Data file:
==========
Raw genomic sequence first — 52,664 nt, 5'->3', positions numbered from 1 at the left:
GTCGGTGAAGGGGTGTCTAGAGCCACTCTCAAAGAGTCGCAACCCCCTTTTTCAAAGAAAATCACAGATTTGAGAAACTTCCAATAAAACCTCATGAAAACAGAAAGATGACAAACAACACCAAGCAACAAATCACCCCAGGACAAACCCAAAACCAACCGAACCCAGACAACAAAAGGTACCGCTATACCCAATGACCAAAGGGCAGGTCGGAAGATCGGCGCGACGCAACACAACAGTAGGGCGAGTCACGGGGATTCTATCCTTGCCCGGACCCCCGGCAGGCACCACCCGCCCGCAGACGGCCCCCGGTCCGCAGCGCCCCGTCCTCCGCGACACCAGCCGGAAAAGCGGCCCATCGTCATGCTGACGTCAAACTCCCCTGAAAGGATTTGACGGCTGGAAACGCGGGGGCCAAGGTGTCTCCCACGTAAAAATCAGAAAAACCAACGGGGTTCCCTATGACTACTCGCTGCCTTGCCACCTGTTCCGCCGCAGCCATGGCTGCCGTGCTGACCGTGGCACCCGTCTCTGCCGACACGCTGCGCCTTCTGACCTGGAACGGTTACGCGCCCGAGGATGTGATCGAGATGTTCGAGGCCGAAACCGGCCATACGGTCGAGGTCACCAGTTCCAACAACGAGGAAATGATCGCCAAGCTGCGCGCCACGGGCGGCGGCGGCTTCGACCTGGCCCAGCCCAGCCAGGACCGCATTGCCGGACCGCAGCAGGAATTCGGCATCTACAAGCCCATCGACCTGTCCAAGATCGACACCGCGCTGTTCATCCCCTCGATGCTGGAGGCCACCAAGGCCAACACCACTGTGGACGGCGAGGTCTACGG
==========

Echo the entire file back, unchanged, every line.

Raw genomic sequence first — 52,664 nt, 5'->3', positions numbered from 1 at the left:
GTCGGTGAAGGGGTGTCTAGAGCCACTCTCAAAGAGTCGCAACCCCCTTTTTCAAAGAAAATCACAGATTTGAGAAACTTCCAATAAAACCTCATGAAAACAGAAAGATGACAAACAACACCAAGCAACAAATCACCCCAGGACAAACCCAAAACCAACCGAACCCAGACAACAAAAGGTACCGCTATACCCAATGACCAAAGGGCAGGTCGGAAGATCGGCGCGACGCAACACAACAGTAGGGCGAGTCACGGGGATTCTATCCTTGCCCGGACCCCCGGCAGGCACCACCCGCCCGCAGACGGCCCCCGGTCCGCAGCGCCCCGTCCTCCGCGACACCAGCCGGAAAAGCGGCCCATCGTCATGCTGACGTCAAACTCCCCTGAAAGGATTTGACGGCTGGAAACGCGGGGGCCAAGGTGTCTCCCACGTAAAAATCAGAAAAACCAACGGGGTTCCCTATGACTACTCGCTGCCTTGCCACCTGTTCCGCCGCAGCCATGGCTGCCGTGCTGACCGTGGCACCCGTCTCTGCCGACACGCTGCGCCTTCTGACCTGGAACGGTTACGCGCCCGAGGATGTGATCGAGATGTTCGAGGCCGAAACCGGCCATACGGTCGAGGTCACCAGTTCCAACAACGAGGAAATGATCGCCAAGCTGCGCGCCACGGGCGGCGGCGGCTTCGACCTGGCCCAGCCCAGCCAGGACCGCATTGCCGGACCGCAGCAGGAATTCGGCATCTACAAGCCCATCGACCTGTCCAAGATCGACACCGCGCTGTTCATCCCCTCGATGCTGGAGGCCACCAAGGCCAACACCACTGTGGACGGCGAGGTCTACGG